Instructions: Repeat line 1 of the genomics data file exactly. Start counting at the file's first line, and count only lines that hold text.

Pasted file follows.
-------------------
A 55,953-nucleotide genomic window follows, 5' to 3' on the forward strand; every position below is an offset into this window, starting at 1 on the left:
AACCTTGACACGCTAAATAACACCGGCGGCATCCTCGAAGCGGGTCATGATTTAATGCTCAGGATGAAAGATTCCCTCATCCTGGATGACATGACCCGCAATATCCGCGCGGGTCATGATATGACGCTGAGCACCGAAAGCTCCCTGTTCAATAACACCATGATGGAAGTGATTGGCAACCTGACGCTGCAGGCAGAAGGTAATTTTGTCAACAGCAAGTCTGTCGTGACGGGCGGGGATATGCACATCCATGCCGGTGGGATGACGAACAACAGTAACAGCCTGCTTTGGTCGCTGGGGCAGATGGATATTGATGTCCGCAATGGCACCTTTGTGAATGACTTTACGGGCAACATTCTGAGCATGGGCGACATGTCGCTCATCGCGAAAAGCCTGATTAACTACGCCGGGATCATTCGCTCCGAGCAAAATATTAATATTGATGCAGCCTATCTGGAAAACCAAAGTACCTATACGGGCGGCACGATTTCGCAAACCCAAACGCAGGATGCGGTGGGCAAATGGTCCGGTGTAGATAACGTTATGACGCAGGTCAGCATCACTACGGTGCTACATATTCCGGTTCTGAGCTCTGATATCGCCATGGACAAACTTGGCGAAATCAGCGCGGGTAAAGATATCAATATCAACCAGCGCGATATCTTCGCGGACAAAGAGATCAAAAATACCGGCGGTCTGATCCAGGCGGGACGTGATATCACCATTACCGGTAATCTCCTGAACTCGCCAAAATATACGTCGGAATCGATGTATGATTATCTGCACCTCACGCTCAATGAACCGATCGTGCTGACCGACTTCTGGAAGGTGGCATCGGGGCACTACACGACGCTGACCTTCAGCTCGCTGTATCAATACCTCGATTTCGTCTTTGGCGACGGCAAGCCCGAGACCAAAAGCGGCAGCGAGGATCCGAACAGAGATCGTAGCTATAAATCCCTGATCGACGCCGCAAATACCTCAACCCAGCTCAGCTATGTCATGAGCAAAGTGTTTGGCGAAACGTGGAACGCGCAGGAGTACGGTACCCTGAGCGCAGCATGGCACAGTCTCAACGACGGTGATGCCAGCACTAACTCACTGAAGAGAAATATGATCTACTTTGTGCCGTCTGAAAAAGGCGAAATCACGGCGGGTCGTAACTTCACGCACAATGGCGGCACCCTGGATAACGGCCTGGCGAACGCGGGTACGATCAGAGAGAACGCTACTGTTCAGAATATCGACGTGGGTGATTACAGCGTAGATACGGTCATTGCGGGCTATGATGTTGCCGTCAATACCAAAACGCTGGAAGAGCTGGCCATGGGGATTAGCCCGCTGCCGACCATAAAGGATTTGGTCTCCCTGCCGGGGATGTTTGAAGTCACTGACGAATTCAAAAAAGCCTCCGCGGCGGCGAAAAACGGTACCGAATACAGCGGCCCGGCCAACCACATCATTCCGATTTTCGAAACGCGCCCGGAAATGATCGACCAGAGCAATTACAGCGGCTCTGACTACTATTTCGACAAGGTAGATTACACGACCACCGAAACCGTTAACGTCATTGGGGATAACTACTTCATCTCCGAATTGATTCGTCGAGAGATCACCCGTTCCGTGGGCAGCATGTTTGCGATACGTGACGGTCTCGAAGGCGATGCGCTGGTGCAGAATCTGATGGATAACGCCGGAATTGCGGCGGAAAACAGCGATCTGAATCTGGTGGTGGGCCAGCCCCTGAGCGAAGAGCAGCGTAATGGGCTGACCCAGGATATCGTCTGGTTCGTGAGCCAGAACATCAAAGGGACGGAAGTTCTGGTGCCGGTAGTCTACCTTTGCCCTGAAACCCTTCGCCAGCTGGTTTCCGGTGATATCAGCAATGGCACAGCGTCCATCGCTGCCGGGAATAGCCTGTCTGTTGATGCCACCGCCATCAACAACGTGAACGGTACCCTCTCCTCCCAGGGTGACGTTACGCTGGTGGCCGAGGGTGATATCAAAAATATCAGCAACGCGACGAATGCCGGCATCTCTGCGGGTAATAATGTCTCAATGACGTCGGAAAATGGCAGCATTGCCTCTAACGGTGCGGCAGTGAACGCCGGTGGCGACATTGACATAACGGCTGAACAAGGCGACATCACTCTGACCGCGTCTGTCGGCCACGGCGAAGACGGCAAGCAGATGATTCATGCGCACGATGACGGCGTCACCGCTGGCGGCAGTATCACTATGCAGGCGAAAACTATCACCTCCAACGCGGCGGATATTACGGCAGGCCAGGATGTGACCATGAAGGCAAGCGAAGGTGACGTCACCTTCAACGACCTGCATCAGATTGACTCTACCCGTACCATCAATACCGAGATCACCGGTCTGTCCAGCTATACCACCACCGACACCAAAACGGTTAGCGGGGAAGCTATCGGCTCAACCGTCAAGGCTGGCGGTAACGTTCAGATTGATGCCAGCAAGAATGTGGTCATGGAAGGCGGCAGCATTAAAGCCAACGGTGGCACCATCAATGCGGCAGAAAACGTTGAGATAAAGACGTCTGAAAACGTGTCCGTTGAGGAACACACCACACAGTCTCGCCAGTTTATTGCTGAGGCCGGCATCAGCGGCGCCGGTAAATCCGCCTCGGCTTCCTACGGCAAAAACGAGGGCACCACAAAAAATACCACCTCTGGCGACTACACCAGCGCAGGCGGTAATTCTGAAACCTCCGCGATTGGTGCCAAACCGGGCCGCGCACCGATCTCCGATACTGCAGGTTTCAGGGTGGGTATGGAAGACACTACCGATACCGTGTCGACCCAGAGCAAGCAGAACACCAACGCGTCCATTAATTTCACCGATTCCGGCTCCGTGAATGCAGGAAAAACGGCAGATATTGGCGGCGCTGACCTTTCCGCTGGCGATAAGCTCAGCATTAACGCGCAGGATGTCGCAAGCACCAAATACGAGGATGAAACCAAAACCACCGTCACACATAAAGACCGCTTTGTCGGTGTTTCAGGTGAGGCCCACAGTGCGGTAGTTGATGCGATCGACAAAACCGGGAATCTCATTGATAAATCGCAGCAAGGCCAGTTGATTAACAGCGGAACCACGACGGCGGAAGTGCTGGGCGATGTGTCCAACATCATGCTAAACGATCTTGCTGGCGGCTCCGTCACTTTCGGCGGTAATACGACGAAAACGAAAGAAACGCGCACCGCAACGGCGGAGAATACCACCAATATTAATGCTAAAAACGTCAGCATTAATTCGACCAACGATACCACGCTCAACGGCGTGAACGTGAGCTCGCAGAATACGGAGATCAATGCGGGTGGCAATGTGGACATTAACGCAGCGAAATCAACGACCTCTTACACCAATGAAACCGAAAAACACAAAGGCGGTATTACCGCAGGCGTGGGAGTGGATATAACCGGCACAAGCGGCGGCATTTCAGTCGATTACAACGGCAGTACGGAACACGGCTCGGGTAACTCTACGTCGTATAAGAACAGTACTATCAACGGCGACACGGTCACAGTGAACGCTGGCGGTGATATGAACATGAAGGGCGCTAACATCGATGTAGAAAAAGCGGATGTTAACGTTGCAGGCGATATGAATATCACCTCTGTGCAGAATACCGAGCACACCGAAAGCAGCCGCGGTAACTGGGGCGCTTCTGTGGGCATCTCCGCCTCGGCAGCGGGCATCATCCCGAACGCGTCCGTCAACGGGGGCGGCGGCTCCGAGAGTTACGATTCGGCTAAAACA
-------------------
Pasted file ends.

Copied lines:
A 55,953-nucleotide genomic window follows, 5' to 3' on the forward strand; every position below is an offset into this window, starting at 1 on the left: